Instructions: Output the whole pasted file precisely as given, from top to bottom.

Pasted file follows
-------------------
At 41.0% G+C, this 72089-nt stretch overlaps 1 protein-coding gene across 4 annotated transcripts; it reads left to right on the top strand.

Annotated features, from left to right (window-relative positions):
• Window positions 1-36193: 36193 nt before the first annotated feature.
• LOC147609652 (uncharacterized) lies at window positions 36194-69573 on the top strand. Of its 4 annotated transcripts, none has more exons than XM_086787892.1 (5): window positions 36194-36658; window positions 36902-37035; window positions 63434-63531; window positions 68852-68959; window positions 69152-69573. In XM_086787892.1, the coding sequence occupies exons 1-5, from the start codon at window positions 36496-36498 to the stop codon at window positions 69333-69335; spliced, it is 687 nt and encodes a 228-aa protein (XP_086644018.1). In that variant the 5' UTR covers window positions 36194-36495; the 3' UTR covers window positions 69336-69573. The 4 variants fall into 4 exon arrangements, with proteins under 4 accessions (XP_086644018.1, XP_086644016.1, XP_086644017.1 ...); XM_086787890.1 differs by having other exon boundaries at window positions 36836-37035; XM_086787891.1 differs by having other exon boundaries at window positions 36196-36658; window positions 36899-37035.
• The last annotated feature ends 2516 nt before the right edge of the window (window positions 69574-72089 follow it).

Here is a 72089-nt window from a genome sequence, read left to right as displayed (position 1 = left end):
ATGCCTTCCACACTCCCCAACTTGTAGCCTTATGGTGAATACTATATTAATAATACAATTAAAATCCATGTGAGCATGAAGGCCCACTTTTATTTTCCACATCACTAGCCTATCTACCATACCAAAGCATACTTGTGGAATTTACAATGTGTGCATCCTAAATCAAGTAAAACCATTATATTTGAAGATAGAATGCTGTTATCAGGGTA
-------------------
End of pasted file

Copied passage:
At 41.0% G+C, this 72089-nt stretch overlaps 1 protein-coding gene across 4 annotated transcripts; it reads left to right on the top strand.

Annotated features, from left to right (window-relative positions):
• Window positions 1-36193: 36193 nt before the first annotated feature.
• LOC147609652 (uncharacterized) lies at window positions 36194-69573 on the top strand. Of its 4 annotated transcripts, none has more exons than XM_086787892.1 (5): window positions 36194-36658; window positions 36902-37035; window positions 63434-63531; window positions 68852-68959; window positions 69152-69573. In XM_086787892.1, the coding sequence occupies exons 1-5, from the start codon at window positions 36496-36498 to the stop codon at window positions 69333-69335; spliced, it is 687 nt and encodes a 228-aa protein (XP_086644018.1). In that variant the 5' UTR covers window positions 36194-36495; the 3' UTR covers window positions 69336-69573. The 4 variants fall into 4 exon arrangements, with proteins under 4 accessions (XP_086644018.1, XP_086644016.1, XP_086644017.1 ...); XM_086787890.1 differs by having other exon boundaries at window positions 36836-37035; XM_086787891.1 differs by having other exon boundaries at window positions 36196-36658; window positions 36899-37035.
• The last annotated feature ends 2516 nt before the right edge of the window (window positions 69574-72089 follow it).

Here is a 72089-nt window from a genome sequence, read left to right as displayed (position 1 = left end):
ATGCCTTCCACACTCCCCAACTTGTAGCCTTATGGTGAATACTATATTAATAATACAATTAAAATCCATGTGAGCATGAAGGCCCACTTTTATTTTCCACATCACTAGCCTATCTACCATACCAAAGCATACTTGTGGAATTTACAATGTGTGCATCCTAAATCAAGTAAAACCATTATATTTGAAGATAGAATGCTGTTATCAGGGTA